It took them about 3 hours under general anesthesia to get proper placement of the tube. He was admitted overnight for observation. He was discharge the next day with the new tube at 20cc/per hour. We need to gradually increase this amount with a goal of 50cc/hr 24/7. This is enough calories to be able to discontinue the TPN and remove the PICC line.

We are really in no hurry to stop the TPN, because Anthony has lost a lot of weight and we would like him to gain some weight before removing the PICC line. We have a follow up appointment with the surgeon on Wednesday.

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Update on Anthony

Anthony had a rough time this past winter. He seemed to pick up every cold that went around and also had increased problems with gastric reflux (stomach content backing up into his esophagus). At times the reflux was so bad that you could see the Pediasure bubbling up in the back of his throat. Add to this Anthony’s neurological impairment, muscle weakness, cognitive and positioning problems and you have a recipe for disaster. Reflux in children like Anthony often leads to aspiration pneumonia and even death.

After trying a few medications with minimal improvement, we were left with a couple of options. First is a procedure called a nissen fundoplication, a surgery in which part of the stomach is wrapped around the lower end of the esophagus and stitched in place. This tightens the sphincter between the stomach and esophagus to prevent stomach content from backing up. Anthony had this procedure when he was young (before he joined our family). Because he had already had the surgery once, he probably has a lot of scar tissue in that area, which would make the surgery more difficult.

Nissen fundoplication
Nissen fundoplication

Another less invasive option is to try a GJ-tube (Gastrojejunal tube). Anthony already has a g-tube or gastrostomy tube (feeding tube into the stomach). So we decided to convert his G-tube to a GJ-tube. Anthony had the G-tube to GJ-tube conversion Wednesday (June 30, 2010). Using x-ray images for guidance, a radiologist threaded a long feeding catheter into the current g-tube site, through the stomach and into his small bowel. By feeding Anthony directly into the small intestine, this should greatly reduce the chances of reflux and aspiration. It took almost 2 hours to get the correct placement of the tube, but he tolerated the procedure well and so far he is tolerating his feedings.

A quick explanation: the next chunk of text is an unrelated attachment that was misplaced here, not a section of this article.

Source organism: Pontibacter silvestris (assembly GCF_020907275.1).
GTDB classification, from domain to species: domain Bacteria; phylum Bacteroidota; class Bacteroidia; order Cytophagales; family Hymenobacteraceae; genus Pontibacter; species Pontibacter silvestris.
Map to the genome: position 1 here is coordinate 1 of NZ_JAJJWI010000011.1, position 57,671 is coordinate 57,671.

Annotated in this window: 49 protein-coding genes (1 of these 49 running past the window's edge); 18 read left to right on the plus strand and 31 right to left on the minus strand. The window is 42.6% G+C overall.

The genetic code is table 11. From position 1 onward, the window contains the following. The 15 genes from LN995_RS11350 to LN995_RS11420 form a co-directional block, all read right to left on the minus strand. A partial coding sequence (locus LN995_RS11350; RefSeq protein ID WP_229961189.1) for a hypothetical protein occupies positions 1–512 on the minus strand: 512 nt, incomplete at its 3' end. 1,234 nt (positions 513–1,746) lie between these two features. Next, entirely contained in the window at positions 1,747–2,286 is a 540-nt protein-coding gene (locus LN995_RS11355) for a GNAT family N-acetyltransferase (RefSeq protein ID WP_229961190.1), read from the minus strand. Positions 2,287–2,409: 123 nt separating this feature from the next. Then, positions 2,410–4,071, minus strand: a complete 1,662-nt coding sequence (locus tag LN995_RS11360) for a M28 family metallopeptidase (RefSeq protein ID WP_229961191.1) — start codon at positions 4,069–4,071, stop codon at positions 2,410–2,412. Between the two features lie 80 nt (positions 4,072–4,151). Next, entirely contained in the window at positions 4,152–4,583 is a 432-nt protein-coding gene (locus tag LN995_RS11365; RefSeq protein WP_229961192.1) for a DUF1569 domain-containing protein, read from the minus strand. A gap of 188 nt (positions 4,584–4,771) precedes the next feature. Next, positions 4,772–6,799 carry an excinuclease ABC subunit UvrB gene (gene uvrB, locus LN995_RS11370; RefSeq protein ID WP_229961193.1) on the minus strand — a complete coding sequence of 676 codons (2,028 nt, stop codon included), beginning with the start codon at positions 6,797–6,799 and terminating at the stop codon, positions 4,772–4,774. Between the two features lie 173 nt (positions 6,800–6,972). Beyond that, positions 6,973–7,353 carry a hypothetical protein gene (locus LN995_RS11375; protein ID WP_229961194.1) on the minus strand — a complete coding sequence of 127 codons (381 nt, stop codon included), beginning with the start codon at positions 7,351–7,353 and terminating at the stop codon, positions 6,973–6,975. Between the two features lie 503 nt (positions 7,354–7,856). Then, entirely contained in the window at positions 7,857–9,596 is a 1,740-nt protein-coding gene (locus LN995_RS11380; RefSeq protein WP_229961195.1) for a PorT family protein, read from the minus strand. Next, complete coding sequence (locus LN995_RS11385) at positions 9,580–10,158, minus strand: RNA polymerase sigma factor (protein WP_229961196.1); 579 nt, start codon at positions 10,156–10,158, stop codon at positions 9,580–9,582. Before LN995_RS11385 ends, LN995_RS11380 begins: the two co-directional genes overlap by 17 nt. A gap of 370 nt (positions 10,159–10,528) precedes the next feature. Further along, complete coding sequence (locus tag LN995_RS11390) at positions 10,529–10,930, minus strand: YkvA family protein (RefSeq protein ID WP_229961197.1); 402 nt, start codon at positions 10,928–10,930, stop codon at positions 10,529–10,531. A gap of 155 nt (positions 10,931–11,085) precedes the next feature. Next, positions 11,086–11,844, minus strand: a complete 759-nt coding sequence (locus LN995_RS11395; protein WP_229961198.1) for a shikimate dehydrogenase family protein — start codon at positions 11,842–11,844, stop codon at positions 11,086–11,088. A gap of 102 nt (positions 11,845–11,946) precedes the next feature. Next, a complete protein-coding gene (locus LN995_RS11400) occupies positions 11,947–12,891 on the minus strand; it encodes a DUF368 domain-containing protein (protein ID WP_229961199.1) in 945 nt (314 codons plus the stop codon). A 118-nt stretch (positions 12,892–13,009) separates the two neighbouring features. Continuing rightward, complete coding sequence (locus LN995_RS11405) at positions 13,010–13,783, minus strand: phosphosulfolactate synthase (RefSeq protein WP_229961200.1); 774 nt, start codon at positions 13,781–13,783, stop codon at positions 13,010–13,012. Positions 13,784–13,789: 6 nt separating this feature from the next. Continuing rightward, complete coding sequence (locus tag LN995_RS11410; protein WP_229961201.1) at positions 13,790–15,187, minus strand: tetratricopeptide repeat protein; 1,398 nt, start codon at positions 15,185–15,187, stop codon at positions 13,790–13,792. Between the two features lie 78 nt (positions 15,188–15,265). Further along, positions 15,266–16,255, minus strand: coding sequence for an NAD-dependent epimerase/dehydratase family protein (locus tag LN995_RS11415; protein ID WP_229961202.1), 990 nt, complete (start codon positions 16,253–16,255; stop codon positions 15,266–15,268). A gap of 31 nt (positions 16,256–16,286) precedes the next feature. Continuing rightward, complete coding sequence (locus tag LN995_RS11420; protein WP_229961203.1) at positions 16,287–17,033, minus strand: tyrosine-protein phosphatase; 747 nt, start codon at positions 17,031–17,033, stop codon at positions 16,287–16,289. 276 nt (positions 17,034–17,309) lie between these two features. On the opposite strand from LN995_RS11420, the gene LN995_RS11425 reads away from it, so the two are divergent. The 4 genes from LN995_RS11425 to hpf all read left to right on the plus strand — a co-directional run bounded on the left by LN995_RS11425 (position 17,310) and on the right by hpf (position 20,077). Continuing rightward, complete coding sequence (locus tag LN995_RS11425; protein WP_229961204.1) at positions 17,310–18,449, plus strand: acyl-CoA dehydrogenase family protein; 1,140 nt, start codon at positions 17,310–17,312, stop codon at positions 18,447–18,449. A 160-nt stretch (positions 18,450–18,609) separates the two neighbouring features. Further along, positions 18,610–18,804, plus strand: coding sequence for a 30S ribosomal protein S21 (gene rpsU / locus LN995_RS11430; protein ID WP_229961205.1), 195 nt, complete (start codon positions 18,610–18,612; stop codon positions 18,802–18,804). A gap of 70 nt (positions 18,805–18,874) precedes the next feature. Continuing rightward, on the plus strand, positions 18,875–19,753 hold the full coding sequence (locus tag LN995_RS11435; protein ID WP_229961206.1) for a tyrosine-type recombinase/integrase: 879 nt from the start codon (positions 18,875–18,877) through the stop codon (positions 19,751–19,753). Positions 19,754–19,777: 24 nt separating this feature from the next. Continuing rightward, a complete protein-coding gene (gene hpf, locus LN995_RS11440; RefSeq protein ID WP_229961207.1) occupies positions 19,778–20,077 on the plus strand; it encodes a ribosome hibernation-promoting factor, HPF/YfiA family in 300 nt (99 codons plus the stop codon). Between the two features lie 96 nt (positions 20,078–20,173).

diagram
Diagram shows placement of GJ-tube, through the stomach and into the small intestine.
tube
This is what the tube looks like. It's a triple lumen tube, one port goes to the stomach, one goes to the intestine and the 3rd is to fill the balloon which helps to keep the tube secure.
xray
Xray used to help guide the tube into the small intestine. (The rods and wires are from Anthony's spinal fusion)
Anthony being cooperative as usual. No sedation needed.

The disadvantage to feeding directly into the small intestine is that feedings have to be delivered slowly. Unlike the stomach – which is a pouch to hold food – the small intestine doesn’t have any storage space, so feedings have to run very slowly. Basically, Anthony will be fed 24/7 in order to deliver enough calories. Also, if this tube gets displaced, plugged or pulled out or when it needs to be replaced (every couple of months or so) this will involve going to the hospital. With the g-tube, I was able to change the tube myself at home. However, these disadvantages are minor if this new tube prevents aspiration.

Hopefully Anthony will have a healthy summer and we can get enough calories into him so that he will gain some weight. He is out of school for the summer, but we are hoping to have him strong enough to return to school in September.